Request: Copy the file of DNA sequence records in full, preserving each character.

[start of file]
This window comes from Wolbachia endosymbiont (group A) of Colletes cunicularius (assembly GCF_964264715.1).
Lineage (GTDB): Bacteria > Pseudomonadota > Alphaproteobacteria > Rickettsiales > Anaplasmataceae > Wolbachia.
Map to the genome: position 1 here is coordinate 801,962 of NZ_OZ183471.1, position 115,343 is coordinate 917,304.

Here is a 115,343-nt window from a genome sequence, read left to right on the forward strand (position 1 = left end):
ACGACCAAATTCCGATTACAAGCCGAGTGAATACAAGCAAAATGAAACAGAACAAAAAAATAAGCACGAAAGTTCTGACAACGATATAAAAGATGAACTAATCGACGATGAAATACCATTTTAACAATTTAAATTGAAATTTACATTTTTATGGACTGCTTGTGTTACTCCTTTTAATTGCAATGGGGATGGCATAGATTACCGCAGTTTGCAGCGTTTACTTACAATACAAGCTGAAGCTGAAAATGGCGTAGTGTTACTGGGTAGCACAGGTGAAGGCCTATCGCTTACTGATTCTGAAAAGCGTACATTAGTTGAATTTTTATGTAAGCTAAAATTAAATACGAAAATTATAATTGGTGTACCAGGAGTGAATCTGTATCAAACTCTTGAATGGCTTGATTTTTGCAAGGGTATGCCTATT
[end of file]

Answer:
This window comes from Wolbachia endosymbiont (group A) of Colletes cunicularius (assembly GCF_964264715.1).
Lineage (GTDB): Bacteria > Pseudomonadota > Alphaproteobacteria > Rickettsiales > Anaplasmataceae > Wolbachia.
Map to the genome: position 1 here is coordinate 801,962 of NZ_OZ183471.1, position 115,343 is coordinate 917,304.

Here is a 115,343-nt window from a genome sequence, read left to right on the forward strand (position 1 = left end):
ACGACCAAATTCCGATTACAAGCCGAGTGAATACAAGCAAAATGAAACAGAACAAAAAAATAAGCACGAAAGTTCTGACAACGATATAAAAGATGAACTAATCGACGATGAAATACCATTTTAACAATTTAAATTGAAATTTACATTTTTATGGACTGCTTGTGTTACTCCTTTTAATTGCAATGGGGATGGCATAGATTACCGCAGTTTGCAGCGTTTACTTACAATACAAGCTGAAGCTGAAAATGGCGTAGTGTTACTGGGTAGCACAGGTGAAGGCCTATCGCTTACTGATTCTGAAAAGCGTACATTAGTTGAATTTTTATGTAAGCTAAAATTAAATACGAAAATTATAATTGGTGTACCAGGAGTGAATCTGTATCAAACTCTTGAATGGCTTGATTTTTGCAAGGGTATGCCTATT